The Ravens - Rock Me Al Night Long (1952)

LYRICS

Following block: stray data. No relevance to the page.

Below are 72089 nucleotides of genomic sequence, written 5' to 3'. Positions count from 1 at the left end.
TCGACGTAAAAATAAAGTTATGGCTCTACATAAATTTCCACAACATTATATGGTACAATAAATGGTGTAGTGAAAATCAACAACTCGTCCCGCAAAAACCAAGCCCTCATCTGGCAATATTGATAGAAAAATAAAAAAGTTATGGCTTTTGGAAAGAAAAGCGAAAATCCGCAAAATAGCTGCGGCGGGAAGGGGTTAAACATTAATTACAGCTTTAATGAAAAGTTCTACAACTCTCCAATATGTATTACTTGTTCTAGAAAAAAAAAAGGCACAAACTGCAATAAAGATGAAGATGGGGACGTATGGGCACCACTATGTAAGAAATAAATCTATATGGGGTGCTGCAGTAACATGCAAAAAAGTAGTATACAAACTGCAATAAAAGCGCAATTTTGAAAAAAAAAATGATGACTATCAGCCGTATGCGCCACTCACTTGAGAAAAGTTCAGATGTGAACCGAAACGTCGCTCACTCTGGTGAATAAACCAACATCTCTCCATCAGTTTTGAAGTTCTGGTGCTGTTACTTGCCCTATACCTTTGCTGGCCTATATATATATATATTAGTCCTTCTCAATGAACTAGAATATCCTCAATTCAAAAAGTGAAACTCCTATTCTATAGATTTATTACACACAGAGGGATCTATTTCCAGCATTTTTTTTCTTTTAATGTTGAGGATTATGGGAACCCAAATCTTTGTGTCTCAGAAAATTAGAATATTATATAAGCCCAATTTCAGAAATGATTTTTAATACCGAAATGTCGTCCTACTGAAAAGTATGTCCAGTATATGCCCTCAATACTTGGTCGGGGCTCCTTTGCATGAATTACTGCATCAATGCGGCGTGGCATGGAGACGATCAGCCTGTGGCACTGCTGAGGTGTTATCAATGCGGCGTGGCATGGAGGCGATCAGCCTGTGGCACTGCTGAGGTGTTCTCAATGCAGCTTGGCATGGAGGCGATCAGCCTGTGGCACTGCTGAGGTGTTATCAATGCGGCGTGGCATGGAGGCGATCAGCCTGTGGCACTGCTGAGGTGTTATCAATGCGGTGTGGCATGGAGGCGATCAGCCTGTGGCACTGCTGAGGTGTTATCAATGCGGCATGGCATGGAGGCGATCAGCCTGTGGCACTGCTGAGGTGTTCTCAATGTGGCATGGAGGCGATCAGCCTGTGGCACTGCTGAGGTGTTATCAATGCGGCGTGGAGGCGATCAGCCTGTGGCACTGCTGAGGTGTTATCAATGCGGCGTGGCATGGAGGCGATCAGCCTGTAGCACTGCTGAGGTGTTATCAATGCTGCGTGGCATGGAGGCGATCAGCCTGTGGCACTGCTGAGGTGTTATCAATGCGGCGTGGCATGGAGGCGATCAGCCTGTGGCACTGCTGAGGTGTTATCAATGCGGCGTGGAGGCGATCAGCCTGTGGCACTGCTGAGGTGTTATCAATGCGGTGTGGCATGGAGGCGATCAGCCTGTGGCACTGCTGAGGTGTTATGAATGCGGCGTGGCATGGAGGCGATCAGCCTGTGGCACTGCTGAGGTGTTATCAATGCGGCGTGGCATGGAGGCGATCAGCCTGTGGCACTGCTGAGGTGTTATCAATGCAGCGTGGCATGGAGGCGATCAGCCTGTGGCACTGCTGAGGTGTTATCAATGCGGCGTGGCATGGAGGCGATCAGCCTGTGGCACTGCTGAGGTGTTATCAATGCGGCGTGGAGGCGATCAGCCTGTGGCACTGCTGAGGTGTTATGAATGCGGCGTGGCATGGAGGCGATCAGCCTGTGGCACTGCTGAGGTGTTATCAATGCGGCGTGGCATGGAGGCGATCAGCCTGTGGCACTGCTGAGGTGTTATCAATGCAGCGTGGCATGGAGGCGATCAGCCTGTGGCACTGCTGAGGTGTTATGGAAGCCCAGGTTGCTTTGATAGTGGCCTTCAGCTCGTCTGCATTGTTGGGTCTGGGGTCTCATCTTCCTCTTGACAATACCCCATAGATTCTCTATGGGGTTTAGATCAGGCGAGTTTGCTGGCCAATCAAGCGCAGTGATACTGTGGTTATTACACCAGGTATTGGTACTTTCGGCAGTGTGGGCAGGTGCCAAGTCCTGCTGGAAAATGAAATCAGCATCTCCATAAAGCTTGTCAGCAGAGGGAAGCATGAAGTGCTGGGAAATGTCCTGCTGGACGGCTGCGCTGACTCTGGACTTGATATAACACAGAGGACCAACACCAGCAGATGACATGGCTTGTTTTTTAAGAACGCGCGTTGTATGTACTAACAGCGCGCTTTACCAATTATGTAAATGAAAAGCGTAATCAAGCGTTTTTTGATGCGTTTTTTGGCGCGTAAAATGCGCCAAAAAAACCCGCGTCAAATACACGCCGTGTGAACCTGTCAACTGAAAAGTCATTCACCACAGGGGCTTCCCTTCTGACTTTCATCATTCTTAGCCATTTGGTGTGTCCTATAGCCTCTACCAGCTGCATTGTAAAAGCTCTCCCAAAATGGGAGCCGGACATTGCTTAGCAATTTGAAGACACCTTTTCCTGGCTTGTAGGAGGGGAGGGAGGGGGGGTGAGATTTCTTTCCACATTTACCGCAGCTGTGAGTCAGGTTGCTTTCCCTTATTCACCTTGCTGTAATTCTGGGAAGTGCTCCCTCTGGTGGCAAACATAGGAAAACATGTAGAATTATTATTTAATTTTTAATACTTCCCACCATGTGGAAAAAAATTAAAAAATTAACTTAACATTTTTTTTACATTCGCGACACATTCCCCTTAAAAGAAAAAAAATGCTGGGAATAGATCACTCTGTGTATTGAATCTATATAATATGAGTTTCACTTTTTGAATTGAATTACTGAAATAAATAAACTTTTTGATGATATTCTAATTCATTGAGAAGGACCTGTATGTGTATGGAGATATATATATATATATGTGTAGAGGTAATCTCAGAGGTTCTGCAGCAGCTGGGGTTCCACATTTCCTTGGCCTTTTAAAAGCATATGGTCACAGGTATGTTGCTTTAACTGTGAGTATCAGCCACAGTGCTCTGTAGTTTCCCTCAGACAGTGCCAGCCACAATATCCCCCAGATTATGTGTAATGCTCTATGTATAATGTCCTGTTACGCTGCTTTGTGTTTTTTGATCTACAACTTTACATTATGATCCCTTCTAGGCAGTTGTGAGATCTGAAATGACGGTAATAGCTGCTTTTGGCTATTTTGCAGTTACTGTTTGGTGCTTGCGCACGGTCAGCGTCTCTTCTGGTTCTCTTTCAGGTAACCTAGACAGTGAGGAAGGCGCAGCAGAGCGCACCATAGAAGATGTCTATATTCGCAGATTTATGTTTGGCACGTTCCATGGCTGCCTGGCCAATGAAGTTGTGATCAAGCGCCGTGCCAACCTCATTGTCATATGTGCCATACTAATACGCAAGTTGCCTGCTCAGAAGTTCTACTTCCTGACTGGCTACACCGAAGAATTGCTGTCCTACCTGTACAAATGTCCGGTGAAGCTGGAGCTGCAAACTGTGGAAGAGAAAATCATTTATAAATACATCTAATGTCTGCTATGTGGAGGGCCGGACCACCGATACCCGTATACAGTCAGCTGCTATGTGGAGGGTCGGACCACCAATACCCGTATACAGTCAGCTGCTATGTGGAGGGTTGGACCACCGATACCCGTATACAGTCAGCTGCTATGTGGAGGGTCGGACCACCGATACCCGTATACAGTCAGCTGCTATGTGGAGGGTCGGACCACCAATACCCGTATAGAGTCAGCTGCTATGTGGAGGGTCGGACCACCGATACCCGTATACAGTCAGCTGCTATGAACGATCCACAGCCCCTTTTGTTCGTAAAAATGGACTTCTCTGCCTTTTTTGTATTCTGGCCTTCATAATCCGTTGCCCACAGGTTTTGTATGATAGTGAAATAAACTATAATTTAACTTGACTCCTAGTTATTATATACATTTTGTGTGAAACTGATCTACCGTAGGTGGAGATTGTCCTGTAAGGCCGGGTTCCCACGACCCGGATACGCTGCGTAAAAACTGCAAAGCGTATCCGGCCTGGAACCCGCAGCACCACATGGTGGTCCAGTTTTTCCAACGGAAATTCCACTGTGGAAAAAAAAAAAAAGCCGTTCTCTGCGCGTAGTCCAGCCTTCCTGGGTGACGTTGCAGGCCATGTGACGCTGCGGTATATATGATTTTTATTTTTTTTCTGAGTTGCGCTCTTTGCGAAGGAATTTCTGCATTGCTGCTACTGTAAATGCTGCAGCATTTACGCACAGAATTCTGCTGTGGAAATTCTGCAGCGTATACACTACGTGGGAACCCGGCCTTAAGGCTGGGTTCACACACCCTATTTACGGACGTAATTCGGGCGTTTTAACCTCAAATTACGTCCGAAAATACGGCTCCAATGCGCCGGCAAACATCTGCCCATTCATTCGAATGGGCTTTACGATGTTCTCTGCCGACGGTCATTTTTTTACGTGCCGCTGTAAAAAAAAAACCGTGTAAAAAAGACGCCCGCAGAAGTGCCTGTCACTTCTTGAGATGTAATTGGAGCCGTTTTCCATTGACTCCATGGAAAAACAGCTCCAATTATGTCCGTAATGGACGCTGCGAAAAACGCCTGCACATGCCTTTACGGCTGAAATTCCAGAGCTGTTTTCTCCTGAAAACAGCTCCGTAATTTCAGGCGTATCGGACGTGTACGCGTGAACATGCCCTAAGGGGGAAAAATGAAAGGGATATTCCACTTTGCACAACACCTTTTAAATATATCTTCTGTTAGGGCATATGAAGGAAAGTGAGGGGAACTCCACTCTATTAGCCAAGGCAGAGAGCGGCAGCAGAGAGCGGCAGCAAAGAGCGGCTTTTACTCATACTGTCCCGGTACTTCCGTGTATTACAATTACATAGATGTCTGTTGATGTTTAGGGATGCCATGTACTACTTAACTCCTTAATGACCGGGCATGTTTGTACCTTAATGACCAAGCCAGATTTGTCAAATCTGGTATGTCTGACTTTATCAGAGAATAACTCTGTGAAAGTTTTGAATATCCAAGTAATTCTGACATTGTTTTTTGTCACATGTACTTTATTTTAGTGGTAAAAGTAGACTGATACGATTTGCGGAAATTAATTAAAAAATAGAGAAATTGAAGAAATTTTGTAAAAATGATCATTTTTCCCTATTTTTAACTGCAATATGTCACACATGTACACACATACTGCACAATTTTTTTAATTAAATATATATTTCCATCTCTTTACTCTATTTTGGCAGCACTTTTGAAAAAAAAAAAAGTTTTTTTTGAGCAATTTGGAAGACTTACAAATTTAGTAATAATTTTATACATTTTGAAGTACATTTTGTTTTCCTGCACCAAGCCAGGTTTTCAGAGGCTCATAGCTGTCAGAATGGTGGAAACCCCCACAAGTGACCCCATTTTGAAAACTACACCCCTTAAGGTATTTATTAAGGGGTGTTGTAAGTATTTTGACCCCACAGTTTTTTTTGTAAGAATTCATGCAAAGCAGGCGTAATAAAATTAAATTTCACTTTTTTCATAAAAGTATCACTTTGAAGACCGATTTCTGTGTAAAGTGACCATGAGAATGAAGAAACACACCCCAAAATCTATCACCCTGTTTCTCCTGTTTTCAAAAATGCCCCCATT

US R&B Charts No. 4 (20.09.1952) 8 Weeks The Ravens were an American R&B vocal group, formed in 1946 by Jimmy Ricks and Warren Suttles. They were one of the most successful and most influential vocal quartets of the period, and had several hits on the R&B chart in the late 1940s and early 1950s. Jimmy "Ricky" Ricks was born in Adrian, Georgia, later moving to Jacksonville, Florida. During World War II, he moved to New York City, where he worked as a waiter in Harlem and met Warren "Birdland" Suttles, from Fairfield, Alabama. In early 1946, they decided to form a vocal group and recruited Leonard "Zeke" Puzey, who had recently won a talent contest at the Apollo Theater, and Ollie Jones. They found a manager, Ben Bart, and an accompanist, Howard Biggs, and made their first recordings for Bart's small Hub record label. They called themselves the Ravens, and so initiated the trend for vocal groups to name themselves after birds - groups who later followed included The Orioles, The Crows, The Larks, The Robins and The Penguins. Although the group were strongly influenced by The Ink Spots, The Delta Rhythm Boys and The Mills Brothers, they used Ricks' bass voice, rather than a more conventional tenor, as the lead on many of their recordings, and this became their trademark style. Their material was also more varied, including elements of pop, jazz, R&B, and gospel styles. After their initial single, "Honey", Jones left the group and was replaced by Maithe Marshall. The contrast between Ricks' bass voice and Marshall's tenor became integral to their success. In 1947 the Ravens left the Hub label to join National Records, and had immediate hits on what was called at the time the "race records" chart with a version of "Ol' Man River" (from the musical Show Boat) and "Write Me A Letter", which rose to no. 5 on the "race" chart and crossed over to the pop chart.Their run of successes on what came to be known as the R&B chart continued through to early 1950, with the basic line-up of Ricks, Suttles, Puzey, and Marshall essentially remaining together for several years. Their version of "Count Every Star" (1950) was later used in the film Revolutionary Road. The Ravens primarily existed to showcase bass singer Ricks; in this they were successful, such that Ricks' voice became the standard against which every rhythm and blues bass was measured for the next generation. Although the group had relatively few chart hits, they were popular in concert, commanding a fee of $2,000 dollars a night. The group recorded for Columbia Records and its subsidiary OKeh in 1950, before moving to the Mercury label. In 1951 Marshall and Puzey both left; Joe Van Loan became a long-term replacement for Marshall as lead tenor, and there were various other shorter-term group members. The group had its final hit on the R&B chart in late 1952, when "Rock Me All Night Long" rose to no. 4, the highest position the group reached in their career. In 1953 they moved to the Jubilee label, but with the rise of rock and roll their style became increasingly unfashionable. After several earlier breaks from the group, Suttles left for the final time in 1954. Ricks left for a solo career in 1956. The Ravens waren eine Rhythm-'n'-Blues-Vokalgruppe, die zu den Pionieren des Doo Wop gehörte. Die Gruppe wurde 1945 von Jimmy Ricks und Warren Suttles gegründet. Unbestrittener Star der Gruppe war Jimmy "Ricky" Ricks, dessen Bassgesang zum Maßstab für die nachfolgenden Doo-Wop-Basssänger wurde. Zu den ersten Mitgliedern gehörten neben Ricks und dem Bariton Suttles noch der Falsetto-Tenor Maithe Marshall sowie der Tenor Ollie Jones, der später durch Leonard Puzey ersetzt wurde. Ihre erste Single brachten sie bei dem kleinen Plattenlabel Hub Records im Juli 1946 unter dem Titel Honey heraus. Im April 1947 wechselten sie zu National Records, wo sie von Herb Abramson produziert wurden. Erste Platte hier war im Dezember 1947 Write Me A Letter, die einen Rang 5 der Rhythm & Blues-Hitparade erreichen konnte und sich zu einem der ersten Crossover-Hits entwickelte, als sie bis auf Rang 24 der Pop-Charts gelangte. Es folgte im Juni 1947 eine rhythmische Coverversion vom Standard Ol’ Man River, das etwa zwei Millionen Mal verkauft wurde[1], jedoch nur bis auf Rang 10 der R&B-Charts vordrang. Eine Reihe weiterer Standards wurden am 11. September 1947 mit Summertime oder September Song eingespielt. Ab September 1952 brachten sie keine Single mehr in die Hitparaden, obwohl sie bis Juni 1966 noch Platten aufnahmen. Ihr letztes Label zu jener Zeit war Jubilee Records, die von Herb Abramson im Mai 1946 gegründet worden waren. 1956 verließ Ricks die Ravens und begann eine Solokarriere. Anfang der 1970er sang er im Orchester von Count Basie. Er starb am 2. Juli 1974 im Alter von 50 Jahren. Die Ravens wurden 1998 in die Vocal Group Hall of Fame aufgenommen.